While Paranietharan is concerned about cholera, he is more confident that there won’t be a measles outbreak thanks to quick action from the Bangladesh health ministry and other partners to conduct a mass measles, rubella, and polio immunization campaign within weeks of the first thousands of Rohingya across the border.

“This is one of the very few … or maybe the only emergency I’ve been involved with where we managed to do a mass vaccination campaign on such short notice,” he said. As of last Friday, the campaign had vaccinated nearly 70,000 children, with the goal to reach 150,000.

Paranietharan credits part of the swift response to the strong will of the Bangladesh government, pointing to the fact that the Bangladesh director of health services was with him in Cox’s Bazar last week to make decisions about preparedness, create a contingency plan for potential cholera outbreak and identify sites if treatment centers are urgently needed.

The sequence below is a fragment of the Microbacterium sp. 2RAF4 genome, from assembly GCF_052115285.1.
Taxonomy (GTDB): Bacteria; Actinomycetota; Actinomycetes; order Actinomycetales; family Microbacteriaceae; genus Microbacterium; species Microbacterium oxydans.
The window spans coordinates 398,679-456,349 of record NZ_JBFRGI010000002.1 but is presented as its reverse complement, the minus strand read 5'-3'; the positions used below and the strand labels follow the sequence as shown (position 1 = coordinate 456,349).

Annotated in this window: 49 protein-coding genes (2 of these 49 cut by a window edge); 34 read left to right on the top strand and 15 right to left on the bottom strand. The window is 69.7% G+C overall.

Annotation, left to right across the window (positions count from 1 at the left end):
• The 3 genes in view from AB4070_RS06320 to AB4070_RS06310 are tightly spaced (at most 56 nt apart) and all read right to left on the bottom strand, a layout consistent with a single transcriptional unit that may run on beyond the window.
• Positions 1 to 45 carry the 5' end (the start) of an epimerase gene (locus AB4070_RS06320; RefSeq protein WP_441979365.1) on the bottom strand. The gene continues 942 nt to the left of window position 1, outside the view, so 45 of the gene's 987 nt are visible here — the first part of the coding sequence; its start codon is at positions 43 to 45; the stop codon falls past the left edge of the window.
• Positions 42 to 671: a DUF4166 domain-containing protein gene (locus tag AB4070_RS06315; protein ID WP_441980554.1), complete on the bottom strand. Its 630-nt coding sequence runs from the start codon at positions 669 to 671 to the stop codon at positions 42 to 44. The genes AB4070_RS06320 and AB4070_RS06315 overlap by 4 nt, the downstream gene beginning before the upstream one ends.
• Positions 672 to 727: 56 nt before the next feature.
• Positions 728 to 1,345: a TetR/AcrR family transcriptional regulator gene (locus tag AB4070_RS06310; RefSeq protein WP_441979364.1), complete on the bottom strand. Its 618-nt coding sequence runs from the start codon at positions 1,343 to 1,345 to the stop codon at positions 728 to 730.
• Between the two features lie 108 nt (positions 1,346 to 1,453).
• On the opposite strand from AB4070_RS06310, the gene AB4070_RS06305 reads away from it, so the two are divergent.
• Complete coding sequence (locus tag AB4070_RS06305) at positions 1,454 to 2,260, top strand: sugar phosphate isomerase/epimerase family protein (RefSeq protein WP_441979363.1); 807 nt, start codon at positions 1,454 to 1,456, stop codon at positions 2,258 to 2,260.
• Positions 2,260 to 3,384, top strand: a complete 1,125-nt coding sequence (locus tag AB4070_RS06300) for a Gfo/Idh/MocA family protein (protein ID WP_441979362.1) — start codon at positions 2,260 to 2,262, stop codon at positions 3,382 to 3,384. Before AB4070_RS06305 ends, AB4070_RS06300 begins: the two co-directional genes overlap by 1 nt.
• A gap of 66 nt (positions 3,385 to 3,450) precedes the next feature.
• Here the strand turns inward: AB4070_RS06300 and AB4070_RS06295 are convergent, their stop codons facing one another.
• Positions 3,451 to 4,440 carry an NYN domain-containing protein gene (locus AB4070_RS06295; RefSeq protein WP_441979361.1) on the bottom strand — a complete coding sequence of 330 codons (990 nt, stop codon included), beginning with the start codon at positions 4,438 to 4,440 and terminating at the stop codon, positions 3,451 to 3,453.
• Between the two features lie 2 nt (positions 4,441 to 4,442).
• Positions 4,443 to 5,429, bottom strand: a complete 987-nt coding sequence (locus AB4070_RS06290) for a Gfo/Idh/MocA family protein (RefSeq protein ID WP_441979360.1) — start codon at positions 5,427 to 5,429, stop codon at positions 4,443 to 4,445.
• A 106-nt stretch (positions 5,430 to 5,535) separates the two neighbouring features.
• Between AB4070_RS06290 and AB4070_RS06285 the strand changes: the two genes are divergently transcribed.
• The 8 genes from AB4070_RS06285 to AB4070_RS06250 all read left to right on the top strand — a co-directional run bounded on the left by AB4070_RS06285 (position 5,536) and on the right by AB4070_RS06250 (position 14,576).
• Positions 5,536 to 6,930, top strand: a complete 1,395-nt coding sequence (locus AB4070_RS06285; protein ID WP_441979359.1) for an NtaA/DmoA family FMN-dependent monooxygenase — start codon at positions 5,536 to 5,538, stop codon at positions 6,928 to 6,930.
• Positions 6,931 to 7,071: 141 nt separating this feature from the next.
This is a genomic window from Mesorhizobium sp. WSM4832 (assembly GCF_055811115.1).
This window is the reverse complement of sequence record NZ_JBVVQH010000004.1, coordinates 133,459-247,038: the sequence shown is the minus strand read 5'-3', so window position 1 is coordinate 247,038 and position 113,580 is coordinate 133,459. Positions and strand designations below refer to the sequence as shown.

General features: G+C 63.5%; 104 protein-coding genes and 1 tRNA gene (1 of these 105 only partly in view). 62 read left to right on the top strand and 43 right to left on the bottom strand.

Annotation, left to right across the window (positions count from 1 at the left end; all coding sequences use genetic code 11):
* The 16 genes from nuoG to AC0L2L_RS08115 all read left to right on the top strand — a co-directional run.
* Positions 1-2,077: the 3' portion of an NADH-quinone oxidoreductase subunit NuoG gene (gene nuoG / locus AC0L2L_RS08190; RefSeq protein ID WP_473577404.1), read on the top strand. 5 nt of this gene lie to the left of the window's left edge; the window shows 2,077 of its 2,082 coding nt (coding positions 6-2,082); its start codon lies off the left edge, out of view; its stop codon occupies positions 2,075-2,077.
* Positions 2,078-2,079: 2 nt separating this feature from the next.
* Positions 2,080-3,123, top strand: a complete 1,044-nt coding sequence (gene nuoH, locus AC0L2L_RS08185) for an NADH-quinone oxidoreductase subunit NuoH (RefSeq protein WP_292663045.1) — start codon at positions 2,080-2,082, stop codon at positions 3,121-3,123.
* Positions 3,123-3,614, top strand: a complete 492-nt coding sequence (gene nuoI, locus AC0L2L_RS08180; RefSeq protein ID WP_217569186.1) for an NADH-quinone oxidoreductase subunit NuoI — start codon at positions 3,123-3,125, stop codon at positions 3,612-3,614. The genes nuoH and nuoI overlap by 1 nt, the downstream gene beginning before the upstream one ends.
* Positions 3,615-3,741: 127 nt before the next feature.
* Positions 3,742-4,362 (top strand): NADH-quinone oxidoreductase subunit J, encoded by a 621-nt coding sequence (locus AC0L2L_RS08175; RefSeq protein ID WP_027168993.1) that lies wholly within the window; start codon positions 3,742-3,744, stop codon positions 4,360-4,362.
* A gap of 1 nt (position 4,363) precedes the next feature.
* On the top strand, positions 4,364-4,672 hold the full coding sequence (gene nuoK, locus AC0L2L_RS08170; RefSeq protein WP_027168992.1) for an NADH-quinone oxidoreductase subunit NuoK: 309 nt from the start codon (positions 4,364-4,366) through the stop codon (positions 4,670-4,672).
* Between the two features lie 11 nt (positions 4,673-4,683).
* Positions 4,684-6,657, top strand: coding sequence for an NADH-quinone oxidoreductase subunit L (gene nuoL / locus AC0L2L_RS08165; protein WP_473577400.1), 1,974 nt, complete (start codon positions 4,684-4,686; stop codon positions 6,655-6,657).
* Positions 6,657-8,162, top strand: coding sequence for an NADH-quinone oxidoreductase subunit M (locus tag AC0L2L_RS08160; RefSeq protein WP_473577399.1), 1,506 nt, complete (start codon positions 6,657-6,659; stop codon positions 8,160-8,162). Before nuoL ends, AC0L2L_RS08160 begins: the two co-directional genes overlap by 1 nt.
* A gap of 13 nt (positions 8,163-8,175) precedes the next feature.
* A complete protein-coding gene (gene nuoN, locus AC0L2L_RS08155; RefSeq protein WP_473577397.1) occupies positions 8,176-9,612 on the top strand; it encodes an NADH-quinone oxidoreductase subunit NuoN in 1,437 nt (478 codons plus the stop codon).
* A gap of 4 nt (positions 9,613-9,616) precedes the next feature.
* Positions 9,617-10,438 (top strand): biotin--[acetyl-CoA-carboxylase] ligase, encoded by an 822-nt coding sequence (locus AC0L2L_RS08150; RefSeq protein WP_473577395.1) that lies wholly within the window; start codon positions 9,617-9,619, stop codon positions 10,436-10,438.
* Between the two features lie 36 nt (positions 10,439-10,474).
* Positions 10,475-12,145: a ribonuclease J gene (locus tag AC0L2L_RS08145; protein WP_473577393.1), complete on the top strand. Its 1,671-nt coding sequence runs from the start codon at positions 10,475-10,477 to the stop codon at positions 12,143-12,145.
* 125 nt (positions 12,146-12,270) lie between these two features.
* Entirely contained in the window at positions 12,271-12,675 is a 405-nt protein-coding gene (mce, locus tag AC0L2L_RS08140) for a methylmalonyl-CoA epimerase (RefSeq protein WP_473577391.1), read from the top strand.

“This is fantastic because in many countries I’ve worked in, either you don’t have an active government or you have a strong government that is not open to working with you,” Paranietharan said.

The other recognition for what he sees as a strong response to a complex emergency thus far goes to WHO’s revised health emergencies program and his own experienced in-country team, he added. Paranietharan has been recruiting staff for years “in a way expecting that we would have another outbreak in the country or potentially an earthquake, so I was recruiting the right people to manage it,” he said. “This is not a situation we were predicting, or expecting, or even planning for. But it’s good to have a team with a good mindset and skillset to quickly respond.”